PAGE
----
Eating almonds daily helps to recover before exercise

A randomized controlled trial published in ‘Frontiers in Nutrition’ demonstrates daily consumption of almonds produces a change in metabolism reducing inflammation and oxidative stress from exercise and allowing the body to recover more quickly after physical activity.

Specifically, it produces an increase in the amount of the exercise recovery molecule. This molecule, called oxylipin (oxidized fat), is synthesized from linoleic acid by brown adipose tissue, and has a beneficial effect on metabolic health and energy regulation.

The key, the polyphenols of the almond skin

Corresponding author David C Nieman, professor and director of the Appalachian State University Human Performance Laboratory, North Carolina Research Campus, noted that “volunteers who consumed 57 grams of almonds a day for a month before a single exercise session ‘weekend warrior’ volunteers had more of the beneficial fat 12,13-dihydroxy-9Z-octadecenoic acid (12,13-DiHOME) in their blood immediately after activity than did control volunteers.” They also stated to feel less fatigue and tension, greater leg strength and less muscle damage after exercise than control volunteers.

“We conclude that almonds provide a unique and complex blend of nutrients and polyphenols that can favor metabolic recovery after stressful levels of exercise. Almonds contain large amounts of protein, types of healthy fats, vitamin E, minerals, and fiber. Y the brown skin of almonds contains polyphenols that end up in the large intestine and help control inflammation and oxidative stress,” says Nieman.

Four weeks of daily intake of almonds

The clinical trial involved 38 men and 26 women aged between between the ages of 30 and 65, who did not engage in regular weight training. Approximately half were randomly assigned to almond diet group, and the other half to the control group, which ate a daily cereal bar with the same calories. The researchers took blood and urine samples before and after the four-week period of dietary supplementation.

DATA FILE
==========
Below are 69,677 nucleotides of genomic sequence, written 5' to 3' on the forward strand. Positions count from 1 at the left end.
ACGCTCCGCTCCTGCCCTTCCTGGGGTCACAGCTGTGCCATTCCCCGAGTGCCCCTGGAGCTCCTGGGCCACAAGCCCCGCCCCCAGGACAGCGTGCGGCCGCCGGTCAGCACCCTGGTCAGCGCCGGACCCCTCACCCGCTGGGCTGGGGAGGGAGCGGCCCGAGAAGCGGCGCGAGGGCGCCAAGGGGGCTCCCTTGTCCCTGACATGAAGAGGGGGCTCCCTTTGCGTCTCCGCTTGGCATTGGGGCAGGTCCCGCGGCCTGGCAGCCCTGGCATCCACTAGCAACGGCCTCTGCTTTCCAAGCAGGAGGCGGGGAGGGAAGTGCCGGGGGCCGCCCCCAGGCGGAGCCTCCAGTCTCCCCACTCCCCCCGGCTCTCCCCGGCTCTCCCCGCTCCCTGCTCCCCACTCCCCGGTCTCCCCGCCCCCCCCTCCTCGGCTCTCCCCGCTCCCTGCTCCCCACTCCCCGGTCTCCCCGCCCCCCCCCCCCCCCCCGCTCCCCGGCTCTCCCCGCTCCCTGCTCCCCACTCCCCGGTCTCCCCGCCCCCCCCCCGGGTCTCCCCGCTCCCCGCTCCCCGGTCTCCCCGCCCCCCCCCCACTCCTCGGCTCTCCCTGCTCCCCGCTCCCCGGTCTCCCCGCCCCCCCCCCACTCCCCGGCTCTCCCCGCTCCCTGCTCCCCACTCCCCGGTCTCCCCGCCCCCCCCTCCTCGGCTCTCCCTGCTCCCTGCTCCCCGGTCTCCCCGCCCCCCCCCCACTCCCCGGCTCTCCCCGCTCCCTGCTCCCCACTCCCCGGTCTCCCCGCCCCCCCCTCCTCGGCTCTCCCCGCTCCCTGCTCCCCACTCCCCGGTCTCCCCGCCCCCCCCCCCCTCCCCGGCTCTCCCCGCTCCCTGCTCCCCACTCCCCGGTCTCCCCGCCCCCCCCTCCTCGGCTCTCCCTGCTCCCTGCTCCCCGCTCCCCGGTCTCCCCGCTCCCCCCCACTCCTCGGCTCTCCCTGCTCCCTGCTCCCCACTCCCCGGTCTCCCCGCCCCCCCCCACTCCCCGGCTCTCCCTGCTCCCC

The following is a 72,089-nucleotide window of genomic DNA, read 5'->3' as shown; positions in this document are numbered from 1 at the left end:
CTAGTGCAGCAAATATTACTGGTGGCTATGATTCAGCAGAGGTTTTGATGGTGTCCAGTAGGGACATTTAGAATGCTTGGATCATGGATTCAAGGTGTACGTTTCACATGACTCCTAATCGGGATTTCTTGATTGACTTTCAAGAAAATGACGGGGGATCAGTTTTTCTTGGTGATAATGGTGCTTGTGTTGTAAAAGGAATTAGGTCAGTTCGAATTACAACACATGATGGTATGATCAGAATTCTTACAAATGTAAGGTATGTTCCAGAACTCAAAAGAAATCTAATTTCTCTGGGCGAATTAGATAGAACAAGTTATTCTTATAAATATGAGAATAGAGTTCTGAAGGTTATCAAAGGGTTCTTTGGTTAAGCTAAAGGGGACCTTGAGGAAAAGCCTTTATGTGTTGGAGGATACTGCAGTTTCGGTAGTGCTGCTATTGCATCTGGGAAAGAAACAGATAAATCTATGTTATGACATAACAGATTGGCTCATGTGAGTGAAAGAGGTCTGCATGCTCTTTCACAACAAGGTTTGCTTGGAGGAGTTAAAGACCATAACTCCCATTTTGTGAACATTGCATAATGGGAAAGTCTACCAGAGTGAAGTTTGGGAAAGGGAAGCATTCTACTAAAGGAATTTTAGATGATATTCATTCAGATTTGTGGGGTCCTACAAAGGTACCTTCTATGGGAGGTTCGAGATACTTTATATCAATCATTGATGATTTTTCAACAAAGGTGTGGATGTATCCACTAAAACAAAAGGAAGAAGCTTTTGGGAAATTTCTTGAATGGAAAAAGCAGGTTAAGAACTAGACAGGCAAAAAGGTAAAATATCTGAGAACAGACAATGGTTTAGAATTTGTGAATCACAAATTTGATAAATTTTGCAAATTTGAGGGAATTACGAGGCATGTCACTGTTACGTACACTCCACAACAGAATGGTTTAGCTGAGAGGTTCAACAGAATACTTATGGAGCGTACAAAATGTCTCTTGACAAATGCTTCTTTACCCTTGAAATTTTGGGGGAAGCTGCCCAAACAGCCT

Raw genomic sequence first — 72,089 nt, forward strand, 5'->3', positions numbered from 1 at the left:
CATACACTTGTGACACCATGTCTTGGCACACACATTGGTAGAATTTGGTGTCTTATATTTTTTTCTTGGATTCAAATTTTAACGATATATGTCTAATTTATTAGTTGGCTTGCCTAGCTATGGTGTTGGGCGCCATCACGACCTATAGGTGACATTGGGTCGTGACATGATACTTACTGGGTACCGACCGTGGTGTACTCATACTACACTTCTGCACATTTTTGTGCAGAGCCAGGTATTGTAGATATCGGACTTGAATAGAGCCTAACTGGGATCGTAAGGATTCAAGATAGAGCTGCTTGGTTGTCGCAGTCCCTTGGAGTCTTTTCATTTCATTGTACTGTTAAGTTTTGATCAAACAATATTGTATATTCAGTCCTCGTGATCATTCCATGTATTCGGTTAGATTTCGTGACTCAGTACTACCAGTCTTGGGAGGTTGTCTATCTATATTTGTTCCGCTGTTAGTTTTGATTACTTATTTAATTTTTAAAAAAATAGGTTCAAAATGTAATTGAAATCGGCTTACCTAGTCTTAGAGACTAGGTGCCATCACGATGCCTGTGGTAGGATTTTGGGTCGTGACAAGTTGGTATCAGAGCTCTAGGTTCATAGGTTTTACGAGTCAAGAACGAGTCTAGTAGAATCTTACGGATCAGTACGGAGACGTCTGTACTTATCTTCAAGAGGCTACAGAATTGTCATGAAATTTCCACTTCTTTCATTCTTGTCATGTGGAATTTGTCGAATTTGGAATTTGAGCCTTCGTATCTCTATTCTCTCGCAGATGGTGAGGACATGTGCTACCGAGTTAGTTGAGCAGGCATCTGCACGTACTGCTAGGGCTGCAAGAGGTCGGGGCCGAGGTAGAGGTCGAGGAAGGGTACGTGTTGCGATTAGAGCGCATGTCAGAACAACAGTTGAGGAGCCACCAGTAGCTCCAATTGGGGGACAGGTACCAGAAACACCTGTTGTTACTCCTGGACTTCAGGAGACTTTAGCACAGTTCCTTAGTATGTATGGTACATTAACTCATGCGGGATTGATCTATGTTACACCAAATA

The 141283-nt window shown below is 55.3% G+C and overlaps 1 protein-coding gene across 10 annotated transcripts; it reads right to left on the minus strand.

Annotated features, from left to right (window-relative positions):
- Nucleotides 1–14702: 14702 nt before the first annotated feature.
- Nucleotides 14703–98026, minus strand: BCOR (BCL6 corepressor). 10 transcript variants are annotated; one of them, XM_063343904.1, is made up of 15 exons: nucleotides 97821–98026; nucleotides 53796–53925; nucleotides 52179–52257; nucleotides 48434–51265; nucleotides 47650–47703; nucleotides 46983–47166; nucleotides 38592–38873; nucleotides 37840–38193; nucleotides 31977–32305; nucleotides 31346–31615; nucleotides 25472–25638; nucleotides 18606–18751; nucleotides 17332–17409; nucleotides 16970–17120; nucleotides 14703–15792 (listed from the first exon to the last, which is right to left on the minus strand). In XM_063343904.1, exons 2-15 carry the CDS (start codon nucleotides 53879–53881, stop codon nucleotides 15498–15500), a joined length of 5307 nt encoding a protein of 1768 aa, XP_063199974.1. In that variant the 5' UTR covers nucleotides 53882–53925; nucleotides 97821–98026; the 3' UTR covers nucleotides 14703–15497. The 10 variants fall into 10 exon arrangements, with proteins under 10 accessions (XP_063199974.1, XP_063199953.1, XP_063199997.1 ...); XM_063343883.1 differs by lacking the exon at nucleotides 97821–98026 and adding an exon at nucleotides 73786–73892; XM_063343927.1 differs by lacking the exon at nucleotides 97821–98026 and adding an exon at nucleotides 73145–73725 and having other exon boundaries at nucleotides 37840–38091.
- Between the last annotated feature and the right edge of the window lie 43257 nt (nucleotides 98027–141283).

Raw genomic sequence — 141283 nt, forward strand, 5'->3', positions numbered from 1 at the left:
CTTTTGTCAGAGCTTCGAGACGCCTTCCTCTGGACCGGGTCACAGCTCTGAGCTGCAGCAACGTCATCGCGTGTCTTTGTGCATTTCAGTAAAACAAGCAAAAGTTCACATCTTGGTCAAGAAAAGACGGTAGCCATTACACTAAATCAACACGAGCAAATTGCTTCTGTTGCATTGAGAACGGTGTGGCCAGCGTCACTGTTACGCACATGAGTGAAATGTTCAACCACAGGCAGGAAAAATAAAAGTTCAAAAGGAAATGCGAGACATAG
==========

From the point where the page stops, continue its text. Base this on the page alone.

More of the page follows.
Performance measures included a 30-second Wingate anaerobic test, a 50-meter shuttle run test, and vertical jump, bench press, and leg-back strength exercises. Additional blood and urine samples were taken immediately after this 90 minute session of “eccentric exercise” and daily for the next four days.

After each blood draw, the participants filled out the ‘Profile of Mood States’ questionnaire (POMS) to quantify their mental state and rated their delayed-onset muscle soreness — that is, the pain and stiffness they feel after unusual or strenuous exercise — on a 10-interval scale.

As expected, the 90-minute exercise elicited an increase in self-reported sensation of muscle damage and muscle soreness, as well as an increase in the POMS score, which indicated a decrease in self-reported vigor, and an increase in fatigue, anxiety and depression.

The exercise also caused a transient increase in proinflammatory cytokine levels as IL-6, IL-8, IL-10, and MCP-1 in the blood, consistent with minor muscle damage. However, these changes in cytokines were the same in the almond and cereal bar groups.

Differences in two concentrations of DiHOME

It is important to note that, immediately after exercise, the concentration of the beneficial 12,13-DiHOME was 69 percent higher in the blood plasma of the almond group participants than in control group participants. 12,13-DiHOME is known to increase fatty acid transport and uptake by skeletal muscle, with the overall effect of promoting post-exercise metabolic recovery.

The reverse pattern was found for another oxylipin, the slightly toxic 9,10-dihydroxy-12-octadecenoic acid (9,10-diHOME), which was 40 percent higher immediately after exercise in the blood of the control group. than in the almond group. Unlike 12,13-DiHOME, 9,10-diHOME has been shown to have negative effects on general health and the body’s recovery from exercise.

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